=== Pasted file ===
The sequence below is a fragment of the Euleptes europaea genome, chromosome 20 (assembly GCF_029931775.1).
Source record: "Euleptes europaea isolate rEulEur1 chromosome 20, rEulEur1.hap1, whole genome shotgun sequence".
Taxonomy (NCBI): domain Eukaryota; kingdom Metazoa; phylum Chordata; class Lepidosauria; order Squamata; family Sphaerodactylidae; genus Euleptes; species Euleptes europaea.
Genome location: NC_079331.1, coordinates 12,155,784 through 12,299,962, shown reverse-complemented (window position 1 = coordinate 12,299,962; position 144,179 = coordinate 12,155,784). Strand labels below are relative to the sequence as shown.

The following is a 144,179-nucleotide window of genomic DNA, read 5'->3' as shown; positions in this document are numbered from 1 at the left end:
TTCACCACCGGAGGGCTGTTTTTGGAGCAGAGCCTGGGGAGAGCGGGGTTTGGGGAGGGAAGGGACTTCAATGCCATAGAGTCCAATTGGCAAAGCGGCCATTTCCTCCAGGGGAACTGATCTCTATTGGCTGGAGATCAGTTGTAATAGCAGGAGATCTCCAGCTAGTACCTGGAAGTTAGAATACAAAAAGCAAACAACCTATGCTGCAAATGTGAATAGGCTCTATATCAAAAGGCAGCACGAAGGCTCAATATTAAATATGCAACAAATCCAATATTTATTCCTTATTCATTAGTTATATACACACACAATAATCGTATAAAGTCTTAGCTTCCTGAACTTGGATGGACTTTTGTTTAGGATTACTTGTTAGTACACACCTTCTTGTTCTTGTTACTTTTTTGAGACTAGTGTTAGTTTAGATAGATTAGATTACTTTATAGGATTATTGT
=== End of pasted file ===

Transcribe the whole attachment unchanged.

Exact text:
The sequence below is a fragment of the Euleptes europaea genome, chromosome 20 (assembly GCF_029931775.1).
Source record: "Euleptes europaea isolate rEulEur1 chromosome 20, rEulEur1.hap1, whole genome shotgun sequence".
Taxonomy (NCBI): domain Eukaryota; kingdom Metazoa; phylum Chordata; class Lepidosauria; order Squamata; family Sphaerodactylidae; genus Euleptes; species Euleptes europaea.
Genome location: NC_079331.1, coordinates 12,155,784 through 12,299,962, shown reverse-complemented (window position 1 = coordinate 12,299,962; position 144,179 = coordinate 12,155,784). Strand labels below are relative to the sequence as shown.

The following is a 144,179-nucleotide window of genomic DNA, read 5'->3' as shown; positions in this document are numbered from 1 at the left end:
TTCACCACCGGAGGGCTGTTTTTGGAGCAGAGCCTGGGGAGAGCGGGGTTTGGGGAGGGAAGGGACTTCAATGCCATAGAGTCCAATTGGCAAAGCGGCCATTTCCTCCAGGGGAACTGATCTCTATTGGCTGGAGATCAGTTGTAATAGCAGGAGATCTCCAGCTAGTACCTGGAAGTTAGAATACAAAAAGCAAACAACCTATGCTGCAAATGTGAATAGGCTCTATATCAAAAGGCAGCACGAAGGCTCAATATTAAATATGCAACAAATCCAATATTTATTCCTTATTCATTAGTTATATACACACACAATAATCGTATAAAGTCTTAGCTTCCTGAACTTGGATGGACTTTTGTTTAGGATTACTTGTTAGTACACACCTTCTTGTTCTTGTTACTTTTTTGAGACTAGTGTTAGTTTAGATAGATTAGATTACTTTATAGGATTATTGT